Interview: Architects on Being Nicer to Each Other

Architects sweep through their new album the classic symptoms of a broken spirit, which is out this October from Epitaph Records, with alluring urgency. It’s a multifaceted, metal-driven search for stability in a world overwhelmed by shocking destruction. Can we find or forge a place—metaphorically or literally—that allows for powerful, life-affirming release? Or will the storms threatening to throw us into the depth—a potentially devastating prospect—spread further? With sonically massive but emotionally piercing passages, all of these concerns feel inescapably present in the album’s world, charting a ragged journey and setting a course of relentlessly forward movement against a backdrop of threateningly approaching unrest. 

Architects balance commanding power with delicate, sincere, and relatably desperate emotion across their new record, amid whatever particular lyrical theme the band might be exploring on a song. The album remains heavy, with colossal and monumentally impactful guitars that suggest expansive ambition and careful attention to small-scale, emotional concerns. You could easily imagine experiencing something quite simply very personal amid a perhaps giant crowd as the music echoes, because the melodic choices suggest heartache. It sounds pained, or at least strained, as though carrying intensely heavy burdens. Structurally, it’s a sense of leaping towards the sun—or however you might conceptualize success or something positive—while perhaps violently smashing into the rocky, barren earth as the scene moves forward. 

The classic symptoms of a broken spirit features several passages worthy of headbanging—or however you might preferedly approach such a stylistic turn, although the straightforward, physical intensity of the album ranges, ultimately circulating around a heaviness that can get you moving. The expansive, bulky nature of the sound on this album—It’s all just big—fills out the drama. You might feel like you’re with the band in a post-apocalyptic bomb shelter as explosions rattle the surroundings. The music is tense, but it’s also empowering. It just jolts you. As the band further develop and explore their sound, brutal breakdowns remain.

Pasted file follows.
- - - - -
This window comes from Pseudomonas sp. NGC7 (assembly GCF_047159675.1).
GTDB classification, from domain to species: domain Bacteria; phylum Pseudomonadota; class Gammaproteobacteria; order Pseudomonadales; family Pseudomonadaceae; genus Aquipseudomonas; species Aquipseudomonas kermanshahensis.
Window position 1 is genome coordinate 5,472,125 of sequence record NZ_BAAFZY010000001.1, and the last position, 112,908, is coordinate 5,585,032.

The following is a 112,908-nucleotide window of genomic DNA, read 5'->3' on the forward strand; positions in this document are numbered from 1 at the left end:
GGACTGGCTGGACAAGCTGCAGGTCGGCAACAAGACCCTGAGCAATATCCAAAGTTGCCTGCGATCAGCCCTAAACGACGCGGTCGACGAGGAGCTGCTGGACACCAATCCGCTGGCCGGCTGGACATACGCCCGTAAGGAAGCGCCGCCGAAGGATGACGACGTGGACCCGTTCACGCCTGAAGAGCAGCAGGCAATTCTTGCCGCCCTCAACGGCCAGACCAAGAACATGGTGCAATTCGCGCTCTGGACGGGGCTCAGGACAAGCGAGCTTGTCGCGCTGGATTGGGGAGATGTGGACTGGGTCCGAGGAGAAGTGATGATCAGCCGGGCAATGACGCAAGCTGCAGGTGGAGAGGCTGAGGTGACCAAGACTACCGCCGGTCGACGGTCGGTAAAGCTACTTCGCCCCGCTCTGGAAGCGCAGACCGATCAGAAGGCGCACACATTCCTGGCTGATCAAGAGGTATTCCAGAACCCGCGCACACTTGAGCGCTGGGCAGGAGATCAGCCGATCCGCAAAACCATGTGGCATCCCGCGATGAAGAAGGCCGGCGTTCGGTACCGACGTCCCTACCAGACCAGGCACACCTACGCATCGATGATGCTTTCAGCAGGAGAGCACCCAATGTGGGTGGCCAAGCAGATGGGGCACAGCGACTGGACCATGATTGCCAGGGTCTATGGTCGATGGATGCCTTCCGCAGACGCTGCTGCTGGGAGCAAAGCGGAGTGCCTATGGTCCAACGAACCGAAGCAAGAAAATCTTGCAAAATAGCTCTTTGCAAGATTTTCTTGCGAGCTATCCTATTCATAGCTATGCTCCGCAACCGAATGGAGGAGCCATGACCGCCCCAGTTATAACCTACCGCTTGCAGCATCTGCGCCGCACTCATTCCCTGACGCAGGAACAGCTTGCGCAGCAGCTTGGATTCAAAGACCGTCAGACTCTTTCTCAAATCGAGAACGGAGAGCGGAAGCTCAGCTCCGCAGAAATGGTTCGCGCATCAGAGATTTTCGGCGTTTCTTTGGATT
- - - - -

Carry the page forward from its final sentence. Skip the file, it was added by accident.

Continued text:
Below, see what vocalist Sam Carter has to say about issues like the potentially overwhelming nature of recent political developments, the thoughts expressed by people on the internet, and The Beatles.

When assembling these songs, was the emotional arc of the album a prominent part of the process?

I think we are always in discussions about what the songs are and what they mean and why we’re doing it. I think a big thing with Architects is there’s always got to be energy in the song, whether that’s a positive or exciting energy or whether that’s a super somber, depressing energy. But I think, especially with this record, we wanted to make people feel really involved in the songs when they were listening to them, making them feel like, oh, this song’s about me, or it was totally relatable. I think we focused on getting that personality in there as well. I think that’s what makes it feel so relatable as well.

Do you think it’s gotten easier over the years of being a band to emotionally connect with listeners along those lines?

I think it’s easier to know when it’s there, but it doesn’t necessarily get easier to get it there. I think it’s like, you know more when you’ve achieved that moment. You’re like, OK, cool; this is it. I think we’re aware now more of when we’ve reached the point or a point in the song where we feel happy with it, but it definitely still takes a while to get it there.

Instrumentally speaking, was keeping the songs catchy—something you could easily jam with in a live setting —an important consideration for you guys?